Foreign Data Wrappers

Foreign data wrappers are a set of Postgres extensions that allow making direct connections to other databases from inside your PostgresML database. Other databases can be your production Postgres database on RDS or Azure, or another database engine like MySQL, Snowflake, or even an S3 bucket.

Foreign data wrappers

Getting started

A foreign data wrapper connection from PostgresML to another Postgres database requires very little configuration. If your database is accessible from the Internet (like Neon, Supabase, and some AWS RDS & Azure Postgres configurations), you can just grab your connection details from your cloud provider dashboard and create a connection in your PostgresML database with a few SQL commands.

Create a FDW connection

An FDW connection consists of two configuration components: the server which will define where your production database is located and a user mapping which will define which user & password the connection should use to authenticate to your Postgres database.

FDWs don't require any special configuration on your production database, so all commands below need to be executed on your PostgresML database, not your production database.

Create the server

To create the server configuration, take the command below, replace the values for host, port, and dbname with the hostname, port (typically 5432), and Postgres database name of your production database, and run it on your PostgresML database:

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CREATE SERVER production_db
host '',
port '5432'
dbname 'production_db'

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Once you have a server, you need to configure authentication for your current user (and any other user you may have created in your PostgresML database).

Create a user mapping

To create a user mapping, take the command below, replace the values for user and password and replace them with your actual production user & password. This user doesn't have to be a superuser, and can only have SELECT & USAGE permissions on your tables and schema.

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SERVER production_db
user 'readonly_user',
password 'secret_password'

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Check connectivity

If everything went well, you should be able to connect to your Postgres database from PostgresML:

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FROM dblink(
'SELECT 1 AS one'
) AS t1(one INTEGER);

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(1 row)

dblink is another extension that can execute arbitrary queries on databases connected with foreign data wrappers. It's great if you want to fetch some data on demand, but it does require you to write your query & table schema every time, which can be a little tedious.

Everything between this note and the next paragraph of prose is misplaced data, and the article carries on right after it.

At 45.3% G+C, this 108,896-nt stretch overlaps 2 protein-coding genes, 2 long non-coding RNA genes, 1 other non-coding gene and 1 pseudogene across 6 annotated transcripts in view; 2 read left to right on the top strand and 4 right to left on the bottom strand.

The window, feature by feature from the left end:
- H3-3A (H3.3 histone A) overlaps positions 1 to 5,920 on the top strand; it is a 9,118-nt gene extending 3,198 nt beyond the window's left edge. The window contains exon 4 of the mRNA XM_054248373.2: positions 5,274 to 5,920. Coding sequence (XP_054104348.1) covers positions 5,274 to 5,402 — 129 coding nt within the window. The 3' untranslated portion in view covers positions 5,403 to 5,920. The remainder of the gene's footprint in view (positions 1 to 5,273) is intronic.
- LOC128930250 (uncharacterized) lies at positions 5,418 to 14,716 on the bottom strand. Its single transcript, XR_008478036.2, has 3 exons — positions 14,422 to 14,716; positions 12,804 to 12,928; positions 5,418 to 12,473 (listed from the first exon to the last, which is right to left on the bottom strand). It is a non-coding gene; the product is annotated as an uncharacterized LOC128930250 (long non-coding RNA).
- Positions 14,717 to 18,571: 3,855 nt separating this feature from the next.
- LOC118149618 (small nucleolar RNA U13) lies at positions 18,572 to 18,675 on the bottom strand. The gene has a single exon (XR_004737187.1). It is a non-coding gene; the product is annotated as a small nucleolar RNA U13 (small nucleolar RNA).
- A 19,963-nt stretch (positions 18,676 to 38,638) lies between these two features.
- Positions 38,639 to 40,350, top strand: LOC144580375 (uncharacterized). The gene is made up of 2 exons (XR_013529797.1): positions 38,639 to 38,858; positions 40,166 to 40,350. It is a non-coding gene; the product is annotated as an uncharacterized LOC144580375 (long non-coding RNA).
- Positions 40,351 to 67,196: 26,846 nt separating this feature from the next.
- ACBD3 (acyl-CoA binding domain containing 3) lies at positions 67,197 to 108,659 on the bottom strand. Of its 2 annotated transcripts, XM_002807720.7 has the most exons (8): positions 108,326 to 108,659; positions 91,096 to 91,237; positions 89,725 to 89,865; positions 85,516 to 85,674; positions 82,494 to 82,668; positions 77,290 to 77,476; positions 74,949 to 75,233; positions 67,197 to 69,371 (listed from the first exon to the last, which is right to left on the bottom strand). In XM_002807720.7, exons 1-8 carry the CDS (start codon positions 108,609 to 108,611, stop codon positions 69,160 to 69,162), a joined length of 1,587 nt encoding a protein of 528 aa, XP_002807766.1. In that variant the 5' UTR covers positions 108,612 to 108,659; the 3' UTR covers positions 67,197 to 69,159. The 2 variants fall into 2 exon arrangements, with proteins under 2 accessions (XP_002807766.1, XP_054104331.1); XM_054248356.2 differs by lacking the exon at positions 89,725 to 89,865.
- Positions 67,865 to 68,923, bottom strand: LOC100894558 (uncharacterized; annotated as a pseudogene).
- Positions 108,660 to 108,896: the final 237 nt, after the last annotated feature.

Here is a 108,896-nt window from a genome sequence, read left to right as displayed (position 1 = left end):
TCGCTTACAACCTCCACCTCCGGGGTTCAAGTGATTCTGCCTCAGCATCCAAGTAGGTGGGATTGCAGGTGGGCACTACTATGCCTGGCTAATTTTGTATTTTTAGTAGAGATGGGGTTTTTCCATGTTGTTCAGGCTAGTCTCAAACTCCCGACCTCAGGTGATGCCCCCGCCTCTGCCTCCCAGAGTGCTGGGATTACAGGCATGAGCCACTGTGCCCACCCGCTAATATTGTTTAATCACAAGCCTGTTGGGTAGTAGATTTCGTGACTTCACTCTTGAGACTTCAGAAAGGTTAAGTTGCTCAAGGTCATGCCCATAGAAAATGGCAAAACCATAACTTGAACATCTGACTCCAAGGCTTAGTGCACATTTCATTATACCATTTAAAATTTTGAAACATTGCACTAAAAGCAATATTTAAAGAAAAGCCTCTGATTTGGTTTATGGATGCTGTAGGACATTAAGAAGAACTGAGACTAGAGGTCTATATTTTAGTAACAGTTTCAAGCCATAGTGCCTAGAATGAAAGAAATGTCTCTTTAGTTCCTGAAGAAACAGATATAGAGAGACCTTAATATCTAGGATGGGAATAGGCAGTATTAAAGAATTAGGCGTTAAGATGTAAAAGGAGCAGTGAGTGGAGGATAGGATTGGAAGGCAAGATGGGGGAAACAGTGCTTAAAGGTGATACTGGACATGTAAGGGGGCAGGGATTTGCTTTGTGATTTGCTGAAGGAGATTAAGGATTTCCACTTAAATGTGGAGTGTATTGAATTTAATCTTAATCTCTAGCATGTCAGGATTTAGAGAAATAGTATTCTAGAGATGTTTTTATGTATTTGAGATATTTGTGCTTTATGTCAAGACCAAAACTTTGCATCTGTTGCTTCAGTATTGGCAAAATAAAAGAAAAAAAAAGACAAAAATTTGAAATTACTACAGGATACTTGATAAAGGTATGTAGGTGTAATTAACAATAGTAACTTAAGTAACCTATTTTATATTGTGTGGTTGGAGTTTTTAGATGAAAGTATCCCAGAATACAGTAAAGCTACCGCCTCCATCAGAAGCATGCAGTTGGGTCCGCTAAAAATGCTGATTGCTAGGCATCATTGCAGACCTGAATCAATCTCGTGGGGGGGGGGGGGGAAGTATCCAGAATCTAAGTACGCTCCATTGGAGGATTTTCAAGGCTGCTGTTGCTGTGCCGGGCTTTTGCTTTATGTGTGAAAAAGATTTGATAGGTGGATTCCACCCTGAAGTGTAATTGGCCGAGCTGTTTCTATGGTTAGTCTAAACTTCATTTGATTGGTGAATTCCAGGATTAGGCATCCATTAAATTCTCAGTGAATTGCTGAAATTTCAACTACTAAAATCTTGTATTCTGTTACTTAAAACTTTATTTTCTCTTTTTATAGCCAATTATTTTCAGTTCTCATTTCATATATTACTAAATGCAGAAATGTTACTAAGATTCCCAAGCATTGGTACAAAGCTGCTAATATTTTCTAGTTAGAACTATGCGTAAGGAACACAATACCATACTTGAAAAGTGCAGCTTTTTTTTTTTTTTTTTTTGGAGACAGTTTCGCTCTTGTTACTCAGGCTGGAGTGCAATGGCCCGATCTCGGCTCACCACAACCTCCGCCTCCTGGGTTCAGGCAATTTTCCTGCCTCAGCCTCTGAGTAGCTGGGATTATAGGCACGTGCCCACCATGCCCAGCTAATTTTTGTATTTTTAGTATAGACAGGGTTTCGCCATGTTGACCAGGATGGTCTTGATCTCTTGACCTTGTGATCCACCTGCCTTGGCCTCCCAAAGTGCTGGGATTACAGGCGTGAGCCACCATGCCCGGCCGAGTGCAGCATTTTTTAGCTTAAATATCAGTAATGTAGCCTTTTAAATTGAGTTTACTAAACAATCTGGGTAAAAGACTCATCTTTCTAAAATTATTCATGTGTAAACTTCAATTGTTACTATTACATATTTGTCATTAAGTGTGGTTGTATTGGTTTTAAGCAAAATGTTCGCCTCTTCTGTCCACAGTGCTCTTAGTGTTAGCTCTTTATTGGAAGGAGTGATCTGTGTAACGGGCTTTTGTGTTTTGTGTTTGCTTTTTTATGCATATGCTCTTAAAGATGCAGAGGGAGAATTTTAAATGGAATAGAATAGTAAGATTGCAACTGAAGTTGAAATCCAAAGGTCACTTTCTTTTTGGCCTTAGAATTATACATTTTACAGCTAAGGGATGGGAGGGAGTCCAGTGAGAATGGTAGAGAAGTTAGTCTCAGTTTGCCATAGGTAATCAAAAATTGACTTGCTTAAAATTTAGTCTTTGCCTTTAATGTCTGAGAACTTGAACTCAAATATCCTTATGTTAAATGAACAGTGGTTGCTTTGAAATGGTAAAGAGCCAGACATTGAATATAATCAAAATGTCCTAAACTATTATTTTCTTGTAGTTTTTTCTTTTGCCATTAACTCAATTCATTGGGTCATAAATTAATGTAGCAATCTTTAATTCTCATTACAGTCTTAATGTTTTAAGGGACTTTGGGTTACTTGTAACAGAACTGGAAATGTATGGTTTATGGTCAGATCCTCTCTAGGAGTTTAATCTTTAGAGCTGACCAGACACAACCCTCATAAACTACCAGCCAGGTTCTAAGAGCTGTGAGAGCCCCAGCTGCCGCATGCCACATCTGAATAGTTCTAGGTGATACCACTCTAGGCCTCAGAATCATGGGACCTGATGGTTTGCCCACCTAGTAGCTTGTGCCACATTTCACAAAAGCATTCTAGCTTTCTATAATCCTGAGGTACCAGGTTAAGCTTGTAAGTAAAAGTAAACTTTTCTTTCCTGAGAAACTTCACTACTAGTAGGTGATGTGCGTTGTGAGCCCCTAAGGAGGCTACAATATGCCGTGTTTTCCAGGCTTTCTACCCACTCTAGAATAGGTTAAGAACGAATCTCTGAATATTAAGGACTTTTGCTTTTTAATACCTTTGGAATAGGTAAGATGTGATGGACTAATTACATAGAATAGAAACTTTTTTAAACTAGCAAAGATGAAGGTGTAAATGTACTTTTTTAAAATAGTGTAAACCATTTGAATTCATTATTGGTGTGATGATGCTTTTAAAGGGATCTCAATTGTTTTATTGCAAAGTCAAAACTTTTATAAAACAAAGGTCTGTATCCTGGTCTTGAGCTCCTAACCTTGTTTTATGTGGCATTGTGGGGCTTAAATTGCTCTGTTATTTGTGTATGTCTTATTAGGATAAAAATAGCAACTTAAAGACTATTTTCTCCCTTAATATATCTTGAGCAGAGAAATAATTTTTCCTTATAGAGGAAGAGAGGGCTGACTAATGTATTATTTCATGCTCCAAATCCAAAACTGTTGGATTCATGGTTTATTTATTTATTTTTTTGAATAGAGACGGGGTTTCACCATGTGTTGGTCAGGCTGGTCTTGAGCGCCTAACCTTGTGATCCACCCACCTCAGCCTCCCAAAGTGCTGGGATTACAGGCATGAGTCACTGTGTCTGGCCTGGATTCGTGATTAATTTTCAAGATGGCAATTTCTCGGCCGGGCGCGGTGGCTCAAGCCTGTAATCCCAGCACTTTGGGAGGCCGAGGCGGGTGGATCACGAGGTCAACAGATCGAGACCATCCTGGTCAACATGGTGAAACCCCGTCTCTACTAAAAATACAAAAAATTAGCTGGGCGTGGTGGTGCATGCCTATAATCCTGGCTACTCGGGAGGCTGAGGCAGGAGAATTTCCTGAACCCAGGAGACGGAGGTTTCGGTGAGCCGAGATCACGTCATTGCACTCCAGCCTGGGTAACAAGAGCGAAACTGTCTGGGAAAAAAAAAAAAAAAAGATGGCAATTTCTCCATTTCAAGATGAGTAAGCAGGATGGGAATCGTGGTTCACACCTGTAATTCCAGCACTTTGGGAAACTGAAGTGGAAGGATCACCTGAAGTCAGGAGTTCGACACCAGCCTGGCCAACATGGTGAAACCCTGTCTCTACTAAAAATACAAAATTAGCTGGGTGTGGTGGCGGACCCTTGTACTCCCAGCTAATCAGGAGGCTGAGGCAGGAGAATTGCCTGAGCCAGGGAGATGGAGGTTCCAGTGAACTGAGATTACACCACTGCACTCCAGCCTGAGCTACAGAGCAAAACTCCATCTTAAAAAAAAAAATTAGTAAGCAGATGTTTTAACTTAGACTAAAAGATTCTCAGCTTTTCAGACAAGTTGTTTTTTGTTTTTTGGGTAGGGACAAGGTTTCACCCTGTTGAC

Thankfully, this problem has been already solved with another feature of FDWs which removes the need to specify your schema with every query: foreign tables.

Add your tables

Foreign tables are table schemas that tell your database that the data is actually located in another database. For each query that touches those tables, the FDW extension will take care of fetching the data from your production database in the most efficient way possible, and combine it with data from your PostgresML tables.

There are two ways to specify foreign tables: create them one by one with CREATE FOREIGN TABLE command or by importing all of them using IMPORT FOREIGN SCHEMA command. Unless you have some special user permissions that don't allow the user we've configured in the user mapping above to access all your tables, we recommend you use the second option to import all your tables.

Import tables

Table import requires two steps: create a schema to host the tables, and import the tables from your database using the FDW connection:

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CREATE SCHEMA production_tables;
FROM SERVER production_db
INTO production_tables;

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If everything went well, your tables should appear in the production_tables schema. You can now use them in normal queries without worrying about data types or column names.

Accelerate bulk access

Foreign data wrappers make connections to your database as needed to fetch data. This can add latency when fetching a lot of data at once. If you need to run some kind of batch job, for example to generate embeddings using pgml.embed(), it's best to first copy your table data over into your PostgresML database. Using an example of a users table, FDWs make that as easy as:

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CREATE TABLE bulk_access_users (
LIKE production_tables.users
INSERT INTO bulk_access_users
SELECT * FROM production_tables.users;

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INSERT 0 1000

You can now add an embedding column to bulk_access_users and generate embeddings for your users using just one query:

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ALTER TABLE bulk_access_users
ADD COLUMN embedding vector(384);
UPDATE bulk_access_users
SET embedding = pgml.embed('intfloat/e5-small', email);

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Once embedding generation is complete, you can copy the vectors back into your production database using similar SQL commands, just in reverse.

If you want to use embeddings as part of a real time application, e.g. semantic search, you should add the PostgresML database into your application and connect to it directly instead.